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Widespread Focus on Ohio’s Workers’ Compensation Program

Recent maneuvering and rhetoric by Ohio Gov. John Kasich and others concerning the state’s workers’ compensation system is merely indicative of the fact that the state’s Bureau of Workers’ Compensation (“BWC”) is seldom far from the minds of politicians, business leaders, labor organizers and a host of other interested parties.

Kasich recently proposed a four percent rate cut in the BWC’s budget, which he says will not reduce benefit levels for employees, and he voices strong interest in investigating privatization options for the entity.

The very word “privatize” elicits strong opinions from many quarters. As an initial matter, Ohio law requires that the state maintain and administer a workers’ comp program, so privatization would first need approval through a constitutional amendment.

That has been tried before, and it failed. In 1981, a broad coalition – ranging from labor unions and the state’s Democratic Party to former Republican Gov. James Rhodes – successfully warded off a privatization attempt that sought to sell workers’ comp coverage to private insurers, many of them out-of-state entities.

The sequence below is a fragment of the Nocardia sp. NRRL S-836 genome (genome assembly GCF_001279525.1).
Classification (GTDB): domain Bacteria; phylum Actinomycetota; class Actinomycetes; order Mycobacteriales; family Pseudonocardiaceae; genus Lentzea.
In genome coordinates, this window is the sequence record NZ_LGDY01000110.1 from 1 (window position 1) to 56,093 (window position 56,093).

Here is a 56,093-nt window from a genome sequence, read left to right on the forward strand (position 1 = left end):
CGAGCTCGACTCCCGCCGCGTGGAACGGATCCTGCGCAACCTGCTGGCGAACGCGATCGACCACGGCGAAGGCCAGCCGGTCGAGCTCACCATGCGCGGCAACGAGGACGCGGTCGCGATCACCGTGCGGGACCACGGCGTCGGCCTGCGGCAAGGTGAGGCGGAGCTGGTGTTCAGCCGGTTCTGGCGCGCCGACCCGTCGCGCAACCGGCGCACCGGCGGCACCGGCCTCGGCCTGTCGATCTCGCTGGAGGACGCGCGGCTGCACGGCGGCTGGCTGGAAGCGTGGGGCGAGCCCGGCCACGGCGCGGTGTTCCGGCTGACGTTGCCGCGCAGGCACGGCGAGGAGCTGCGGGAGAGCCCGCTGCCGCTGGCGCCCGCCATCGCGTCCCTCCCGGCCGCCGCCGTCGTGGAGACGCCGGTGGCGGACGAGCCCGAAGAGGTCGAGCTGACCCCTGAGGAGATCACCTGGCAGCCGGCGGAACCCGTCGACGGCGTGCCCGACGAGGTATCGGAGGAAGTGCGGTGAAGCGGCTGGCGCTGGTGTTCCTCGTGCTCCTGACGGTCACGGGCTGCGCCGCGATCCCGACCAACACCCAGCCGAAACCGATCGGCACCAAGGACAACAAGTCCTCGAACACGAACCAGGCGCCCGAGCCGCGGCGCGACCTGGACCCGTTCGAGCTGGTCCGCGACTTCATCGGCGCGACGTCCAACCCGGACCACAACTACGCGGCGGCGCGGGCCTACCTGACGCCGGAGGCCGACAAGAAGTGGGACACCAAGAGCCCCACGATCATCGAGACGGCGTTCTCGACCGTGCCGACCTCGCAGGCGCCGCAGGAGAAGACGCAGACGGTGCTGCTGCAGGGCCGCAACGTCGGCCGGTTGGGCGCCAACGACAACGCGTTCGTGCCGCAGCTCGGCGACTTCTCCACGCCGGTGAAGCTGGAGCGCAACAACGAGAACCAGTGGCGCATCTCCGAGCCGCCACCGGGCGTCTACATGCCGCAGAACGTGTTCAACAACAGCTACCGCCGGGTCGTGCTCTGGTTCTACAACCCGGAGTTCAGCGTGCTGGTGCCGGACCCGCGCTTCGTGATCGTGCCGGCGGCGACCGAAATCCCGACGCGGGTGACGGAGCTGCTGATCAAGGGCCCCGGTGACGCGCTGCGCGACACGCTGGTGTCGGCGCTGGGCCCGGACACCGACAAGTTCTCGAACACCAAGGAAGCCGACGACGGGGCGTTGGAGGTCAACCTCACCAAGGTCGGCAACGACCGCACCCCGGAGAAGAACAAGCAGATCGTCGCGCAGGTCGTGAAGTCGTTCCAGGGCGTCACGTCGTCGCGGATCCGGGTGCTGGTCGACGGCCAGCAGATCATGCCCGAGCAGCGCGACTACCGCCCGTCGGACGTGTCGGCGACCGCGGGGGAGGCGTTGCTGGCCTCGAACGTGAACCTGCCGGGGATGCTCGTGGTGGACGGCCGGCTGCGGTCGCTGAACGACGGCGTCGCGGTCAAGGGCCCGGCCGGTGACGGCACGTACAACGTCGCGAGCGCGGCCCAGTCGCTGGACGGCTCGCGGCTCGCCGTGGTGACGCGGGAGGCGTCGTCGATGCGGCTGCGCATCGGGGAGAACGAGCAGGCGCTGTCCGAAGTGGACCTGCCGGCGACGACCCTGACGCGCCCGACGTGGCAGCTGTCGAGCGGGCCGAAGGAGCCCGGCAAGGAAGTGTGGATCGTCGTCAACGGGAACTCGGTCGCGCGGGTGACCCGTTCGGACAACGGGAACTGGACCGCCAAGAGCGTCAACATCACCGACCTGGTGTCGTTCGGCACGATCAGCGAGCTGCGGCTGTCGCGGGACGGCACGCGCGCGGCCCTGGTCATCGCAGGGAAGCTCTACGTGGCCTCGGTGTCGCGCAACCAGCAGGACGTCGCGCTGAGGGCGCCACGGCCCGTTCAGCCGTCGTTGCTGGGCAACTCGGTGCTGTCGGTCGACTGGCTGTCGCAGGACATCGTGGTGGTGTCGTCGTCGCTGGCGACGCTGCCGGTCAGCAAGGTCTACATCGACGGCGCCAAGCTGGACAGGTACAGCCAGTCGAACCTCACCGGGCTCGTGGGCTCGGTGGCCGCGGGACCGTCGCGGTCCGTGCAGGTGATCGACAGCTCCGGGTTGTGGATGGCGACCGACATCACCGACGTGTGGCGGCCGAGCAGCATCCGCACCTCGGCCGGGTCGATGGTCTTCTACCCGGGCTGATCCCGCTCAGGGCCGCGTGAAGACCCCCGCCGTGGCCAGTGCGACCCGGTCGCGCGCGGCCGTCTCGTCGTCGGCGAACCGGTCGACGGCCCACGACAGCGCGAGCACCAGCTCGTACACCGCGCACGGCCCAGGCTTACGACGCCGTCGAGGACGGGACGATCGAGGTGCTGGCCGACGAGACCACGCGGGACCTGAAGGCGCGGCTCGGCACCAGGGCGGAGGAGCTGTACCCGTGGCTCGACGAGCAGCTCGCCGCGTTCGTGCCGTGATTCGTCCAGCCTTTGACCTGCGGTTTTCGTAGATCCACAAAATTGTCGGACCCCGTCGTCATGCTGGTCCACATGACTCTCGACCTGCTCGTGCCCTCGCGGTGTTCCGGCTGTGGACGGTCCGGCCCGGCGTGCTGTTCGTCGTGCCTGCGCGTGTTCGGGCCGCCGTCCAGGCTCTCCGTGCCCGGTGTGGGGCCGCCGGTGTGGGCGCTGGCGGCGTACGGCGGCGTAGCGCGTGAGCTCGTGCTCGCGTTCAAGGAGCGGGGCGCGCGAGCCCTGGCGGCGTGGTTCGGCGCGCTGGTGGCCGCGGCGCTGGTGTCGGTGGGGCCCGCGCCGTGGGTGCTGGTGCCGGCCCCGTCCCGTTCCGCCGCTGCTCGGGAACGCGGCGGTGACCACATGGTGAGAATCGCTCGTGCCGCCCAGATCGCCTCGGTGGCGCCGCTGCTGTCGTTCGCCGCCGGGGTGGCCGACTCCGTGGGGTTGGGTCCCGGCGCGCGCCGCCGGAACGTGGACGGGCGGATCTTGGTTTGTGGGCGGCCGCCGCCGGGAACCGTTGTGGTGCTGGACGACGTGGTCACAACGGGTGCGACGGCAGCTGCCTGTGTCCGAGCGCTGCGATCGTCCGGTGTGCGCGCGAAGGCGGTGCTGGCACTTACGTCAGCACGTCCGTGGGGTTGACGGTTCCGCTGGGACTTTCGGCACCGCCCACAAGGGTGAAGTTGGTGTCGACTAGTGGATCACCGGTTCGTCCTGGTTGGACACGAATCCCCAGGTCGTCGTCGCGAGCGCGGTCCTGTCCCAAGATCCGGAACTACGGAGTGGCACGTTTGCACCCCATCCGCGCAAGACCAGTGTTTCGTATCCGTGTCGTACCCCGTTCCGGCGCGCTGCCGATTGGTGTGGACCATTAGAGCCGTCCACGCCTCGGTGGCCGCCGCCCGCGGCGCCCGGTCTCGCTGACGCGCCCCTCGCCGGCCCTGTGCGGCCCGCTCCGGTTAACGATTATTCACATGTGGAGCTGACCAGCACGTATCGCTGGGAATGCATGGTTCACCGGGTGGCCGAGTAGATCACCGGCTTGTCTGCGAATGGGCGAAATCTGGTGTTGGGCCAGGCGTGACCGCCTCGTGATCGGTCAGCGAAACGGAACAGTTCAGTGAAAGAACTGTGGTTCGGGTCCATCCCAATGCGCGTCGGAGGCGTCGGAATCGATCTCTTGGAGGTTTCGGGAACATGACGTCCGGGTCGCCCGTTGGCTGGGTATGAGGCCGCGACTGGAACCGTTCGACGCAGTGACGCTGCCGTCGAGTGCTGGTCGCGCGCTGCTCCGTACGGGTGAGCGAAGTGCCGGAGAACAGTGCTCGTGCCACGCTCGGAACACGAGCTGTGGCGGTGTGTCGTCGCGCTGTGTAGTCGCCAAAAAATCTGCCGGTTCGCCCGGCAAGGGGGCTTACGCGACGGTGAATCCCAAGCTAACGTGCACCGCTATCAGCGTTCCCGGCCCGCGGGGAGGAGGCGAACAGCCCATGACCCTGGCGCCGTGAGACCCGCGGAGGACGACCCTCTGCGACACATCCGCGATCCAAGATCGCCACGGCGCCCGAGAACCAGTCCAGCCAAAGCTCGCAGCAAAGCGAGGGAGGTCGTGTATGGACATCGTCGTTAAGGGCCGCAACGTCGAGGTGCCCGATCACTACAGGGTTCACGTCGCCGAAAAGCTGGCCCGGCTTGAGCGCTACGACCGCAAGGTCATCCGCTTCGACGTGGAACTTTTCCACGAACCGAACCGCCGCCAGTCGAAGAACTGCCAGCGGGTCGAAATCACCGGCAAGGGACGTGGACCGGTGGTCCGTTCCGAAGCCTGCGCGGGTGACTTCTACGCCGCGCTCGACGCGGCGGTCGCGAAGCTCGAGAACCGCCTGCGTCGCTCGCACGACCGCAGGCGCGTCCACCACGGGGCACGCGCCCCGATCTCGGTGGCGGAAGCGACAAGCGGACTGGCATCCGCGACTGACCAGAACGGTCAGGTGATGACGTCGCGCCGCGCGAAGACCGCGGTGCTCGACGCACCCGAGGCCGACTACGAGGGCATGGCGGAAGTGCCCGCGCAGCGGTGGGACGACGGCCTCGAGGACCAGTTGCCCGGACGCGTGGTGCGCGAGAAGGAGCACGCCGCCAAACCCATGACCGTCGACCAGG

There are only four states in the country – Ohio included – that don’t offer private workers’ compensation insurance. Critics of that omission in Ohio contend that this makes the program in Ohio inordinately expensive and inefficient and serves to discourage out-of-state companies from establishing a business nexus within Ohio.

Many groups – including the Ohio Chamber of Commerce – dispute that notion. In Ohio, businesses pay an average cost of $1.95 per $100 of payroll for workers’ comp insurance. This is a lower outlay than in neighboring states, including Michigan, Pennsylvania and Kentucky.

Tim Burga, president of the state’s AFL-CIO, says that, “As soon as you go down the road of privatization, you lose control of the system.” Burga states that unions strongly favor working with all interest groups to ensure that the BWC operates efficiently.

“We have no evidence that is not happening,” he says.

Related Resource: The Columbus Dispatch, “Changing workers’ comp an old battle” May 2, 2011